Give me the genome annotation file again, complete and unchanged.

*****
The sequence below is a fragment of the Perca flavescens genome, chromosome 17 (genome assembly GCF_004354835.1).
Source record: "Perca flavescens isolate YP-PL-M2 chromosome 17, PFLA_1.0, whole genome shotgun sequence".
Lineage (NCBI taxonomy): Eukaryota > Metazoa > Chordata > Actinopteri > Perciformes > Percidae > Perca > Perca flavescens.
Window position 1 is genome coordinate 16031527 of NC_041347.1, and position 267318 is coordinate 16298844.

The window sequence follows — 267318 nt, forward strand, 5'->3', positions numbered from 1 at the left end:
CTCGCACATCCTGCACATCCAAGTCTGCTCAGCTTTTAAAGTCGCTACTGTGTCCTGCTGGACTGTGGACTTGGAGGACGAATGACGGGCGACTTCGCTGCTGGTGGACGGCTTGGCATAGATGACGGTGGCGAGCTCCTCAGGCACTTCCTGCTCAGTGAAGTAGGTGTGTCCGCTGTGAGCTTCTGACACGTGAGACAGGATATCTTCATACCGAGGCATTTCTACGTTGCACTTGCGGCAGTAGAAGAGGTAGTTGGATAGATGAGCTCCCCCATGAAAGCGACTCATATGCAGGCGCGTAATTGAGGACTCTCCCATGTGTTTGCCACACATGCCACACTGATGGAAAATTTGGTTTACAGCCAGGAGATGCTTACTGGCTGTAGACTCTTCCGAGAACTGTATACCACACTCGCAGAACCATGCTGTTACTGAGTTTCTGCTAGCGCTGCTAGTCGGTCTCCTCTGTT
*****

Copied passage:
The sequence below is a fragment of the Perca flavescens genome, chromosome 17 (genome assembly GCF_004354835.1).
Source record: "Perca flavescens isolate YP-PL-M2 chromosome 17, PFLA_1.0, whole genome shotgun sequence".
Lineage (NCBI taxonomy): Eukaryota > Metazoa > Chordata > Actinopteri > Perciformes > Percidae > Perca > Perca flavescens.
Window position 1 is genome coordinate 16031527 of NC_041347.1, and position 267318 is coordinate 16298844.

The window sequence follows — 267318 nt, forward strand, 5'->3', positions numbered from 1 at the left end:
CTCGCACATCCTGCACATCCAAGTCTGCTCAGCTTTTAAAGTCGCTACTGTGTCCTGCTGGACTGTGGACTTGGAGGACGAATGACGGGCGACTTCGCTGCTGGTGGACGGCTTGGCATAGATGACGGTGGCGAGCTCCTCAGGCACTTCCTGCTCAGTGAAGTAGGTGTGTCCGCTGTGAGCTTCTGACACGTGAGACAGGATATCTTCATACCGAGGCATTTCTACGTTGCACTTGCGGCAGTAGAAGAGGTAGTTGGATAGATGAGCTCCCCCATGAAAGCGACTCATATGCAGGCGCGTAATTGAGGACTCTCCCATGTGTTTGCCACACATGCCACACTGATGGAAAATTTGGTTTACAGCCAGGAGATGCTTACTGGCTGTAGACTCTTCCGAGAACTGTATACCACACTCGCAGAACCATGCTGTTACTGAGTTTCTGCTAGCGCTGCTAGTCGGTCTCCTCTGTT